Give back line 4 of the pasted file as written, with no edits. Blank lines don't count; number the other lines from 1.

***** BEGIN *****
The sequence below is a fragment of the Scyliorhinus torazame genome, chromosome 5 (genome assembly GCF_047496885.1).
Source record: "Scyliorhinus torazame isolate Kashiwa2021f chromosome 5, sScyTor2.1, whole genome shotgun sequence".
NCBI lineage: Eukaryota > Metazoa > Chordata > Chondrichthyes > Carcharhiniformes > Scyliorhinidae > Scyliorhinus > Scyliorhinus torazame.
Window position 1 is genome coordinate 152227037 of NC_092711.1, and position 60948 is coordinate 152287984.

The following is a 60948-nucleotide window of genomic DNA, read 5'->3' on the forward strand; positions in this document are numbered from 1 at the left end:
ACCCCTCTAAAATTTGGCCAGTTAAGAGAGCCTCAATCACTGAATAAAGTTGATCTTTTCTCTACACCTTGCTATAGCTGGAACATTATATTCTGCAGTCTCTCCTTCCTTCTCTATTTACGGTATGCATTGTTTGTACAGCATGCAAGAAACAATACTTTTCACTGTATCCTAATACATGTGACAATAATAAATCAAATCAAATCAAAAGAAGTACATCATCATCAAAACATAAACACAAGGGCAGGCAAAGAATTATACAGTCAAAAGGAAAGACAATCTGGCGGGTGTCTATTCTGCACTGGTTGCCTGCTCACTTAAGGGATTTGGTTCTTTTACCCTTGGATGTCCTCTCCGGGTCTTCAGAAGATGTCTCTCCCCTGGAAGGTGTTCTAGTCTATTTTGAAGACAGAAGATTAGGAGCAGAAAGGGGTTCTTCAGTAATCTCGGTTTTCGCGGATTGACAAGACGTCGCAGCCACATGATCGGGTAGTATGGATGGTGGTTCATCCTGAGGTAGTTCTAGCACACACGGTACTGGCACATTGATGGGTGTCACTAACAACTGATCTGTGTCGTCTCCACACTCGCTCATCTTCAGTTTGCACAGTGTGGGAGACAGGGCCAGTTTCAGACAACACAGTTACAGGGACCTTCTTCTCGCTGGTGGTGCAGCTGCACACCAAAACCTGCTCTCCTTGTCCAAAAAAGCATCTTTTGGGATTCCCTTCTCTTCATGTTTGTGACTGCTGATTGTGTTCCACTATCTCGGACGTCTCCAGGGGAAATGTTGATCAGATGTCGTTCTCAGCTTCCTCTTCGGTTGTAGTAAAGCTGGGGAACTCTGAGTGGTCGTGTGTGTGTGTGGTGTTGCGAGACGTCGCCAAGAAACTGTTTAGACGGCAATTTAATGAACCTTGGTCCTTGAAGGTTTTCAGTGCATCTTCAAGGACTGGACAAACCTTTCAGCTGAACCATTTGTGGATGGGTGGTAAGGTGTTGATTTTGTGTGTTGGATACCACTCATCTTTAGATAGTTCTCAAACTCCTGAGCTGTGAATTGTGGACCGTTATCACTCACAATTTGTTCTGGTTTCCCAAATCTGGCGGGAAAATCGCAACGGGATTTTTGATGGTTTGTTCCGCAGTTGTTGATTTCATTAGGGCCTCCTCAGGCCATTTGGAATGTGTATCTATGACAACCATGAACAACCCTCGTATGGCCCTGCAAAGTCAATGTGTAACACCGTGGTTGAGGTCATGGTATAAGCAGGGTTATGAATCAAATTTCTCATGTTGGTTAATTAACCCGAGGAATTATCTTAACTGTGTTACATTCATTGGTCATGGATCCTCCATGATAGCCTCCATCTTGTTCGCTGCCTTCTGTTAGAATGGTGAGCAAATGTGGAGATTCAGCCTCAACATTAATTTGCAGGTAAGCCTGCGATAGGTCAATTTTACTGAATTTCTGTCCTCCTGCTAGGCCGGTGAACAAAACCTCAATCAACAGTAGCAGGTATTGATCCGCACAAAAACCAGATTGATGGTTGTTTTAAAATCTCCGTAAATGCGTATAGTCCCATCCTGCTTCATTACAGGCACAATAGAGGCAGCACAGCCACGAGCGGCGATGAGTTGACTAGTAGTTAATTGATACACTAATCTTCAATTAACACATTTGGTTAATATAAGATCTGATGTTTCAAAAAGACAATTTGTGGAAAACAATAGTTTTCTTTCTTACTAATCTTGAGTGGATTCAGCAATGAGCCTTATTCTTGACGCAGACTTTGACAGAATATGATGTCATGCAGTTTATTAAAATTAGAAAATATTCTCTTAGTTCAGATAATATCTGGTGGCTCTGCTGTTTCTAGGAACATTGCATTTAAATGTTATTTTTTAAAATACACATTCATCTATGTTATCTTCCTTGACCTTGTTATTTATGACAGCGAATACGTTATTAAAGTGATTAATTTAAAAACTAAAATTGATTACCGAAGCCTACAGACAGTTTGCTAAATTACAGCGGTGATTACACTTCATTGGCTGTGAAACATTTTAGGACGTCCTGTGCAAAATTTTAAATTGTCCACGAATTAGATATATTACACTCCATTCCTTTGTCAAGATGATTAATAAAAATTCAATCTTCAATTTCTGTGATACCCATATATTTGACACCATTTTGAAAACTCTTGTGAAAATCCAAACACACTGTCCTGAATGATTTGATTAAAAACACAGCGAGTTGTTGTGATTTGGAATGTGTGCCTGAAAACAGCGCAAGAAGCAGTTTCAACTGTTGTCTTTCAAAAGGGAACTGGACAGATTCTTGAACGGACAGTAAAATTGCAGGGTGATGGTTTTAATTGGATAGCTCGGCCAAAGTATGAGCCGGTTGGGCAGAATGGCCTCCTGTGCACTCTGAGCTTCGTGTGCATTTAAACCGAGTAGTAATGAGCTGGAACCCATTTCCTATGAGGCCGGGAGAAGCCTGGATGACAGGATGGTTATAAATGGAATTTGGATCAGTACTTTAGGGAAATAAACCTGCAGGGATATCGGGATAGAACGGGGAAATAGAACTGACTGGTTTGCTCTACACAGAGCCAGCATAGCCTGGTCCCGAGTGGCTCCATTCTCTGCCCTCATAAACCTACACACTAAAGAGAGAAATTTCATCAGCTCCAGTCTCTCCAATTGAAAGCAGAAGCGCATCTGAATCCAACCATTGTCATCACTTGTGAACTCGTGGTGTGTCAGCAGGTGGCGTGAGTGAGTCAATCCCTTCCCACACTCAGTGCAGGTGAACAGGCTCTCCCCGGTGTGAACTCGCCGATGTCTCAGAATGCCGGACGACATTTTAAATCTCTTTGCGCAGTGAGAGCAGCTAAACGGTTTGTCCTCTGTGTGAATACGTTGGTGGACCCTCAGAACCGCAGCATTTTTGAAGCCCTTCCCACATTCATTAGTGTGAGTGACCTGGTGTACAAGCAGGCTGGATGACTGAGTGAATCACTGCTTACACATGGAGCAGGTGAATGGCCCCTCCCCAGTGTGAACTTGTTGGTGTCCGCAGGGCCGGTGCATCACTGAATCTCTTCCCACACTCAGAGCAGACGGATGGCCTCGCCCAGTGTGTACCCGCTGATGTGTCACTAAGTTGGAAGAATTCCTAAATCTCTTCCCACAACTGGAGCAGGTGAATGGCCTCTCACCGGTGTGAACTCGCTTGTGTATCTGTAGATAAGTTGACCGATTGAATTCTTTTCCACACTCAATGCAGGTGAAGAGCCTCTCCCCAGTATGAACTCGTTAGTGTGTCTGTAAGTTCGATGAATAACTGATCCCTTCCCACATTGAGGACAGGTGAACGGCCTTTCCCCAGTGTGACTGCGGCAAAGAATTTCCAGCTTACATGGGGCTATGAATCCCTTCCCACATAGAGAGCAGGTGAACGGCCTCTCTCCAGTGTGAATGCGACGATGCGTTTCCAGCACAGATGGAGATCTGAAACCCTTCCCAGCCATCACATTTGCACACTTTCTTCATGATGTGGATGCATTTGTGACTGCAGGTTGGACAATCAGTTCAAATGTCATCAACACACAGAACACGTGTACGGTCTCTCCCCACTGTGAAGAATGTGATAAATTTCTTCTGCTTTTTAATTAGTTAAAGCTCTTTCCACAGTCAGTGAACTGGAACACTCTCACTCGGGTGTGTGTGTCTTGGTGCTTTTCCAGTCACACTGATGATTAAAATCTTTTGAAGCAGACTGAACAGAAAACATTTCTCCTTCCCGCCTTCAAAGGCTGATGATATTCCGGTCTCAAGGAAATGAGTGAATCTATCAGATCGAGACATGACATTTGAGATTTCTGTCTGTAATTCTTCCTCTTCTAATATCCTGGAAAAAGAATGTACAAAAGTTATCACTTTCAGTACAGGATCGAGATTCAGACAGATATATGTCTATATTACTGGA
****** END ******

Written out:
Window position 1 is genome coordinate 152227037 of NC_092711.1, and position 60948 is coordinate 152287984.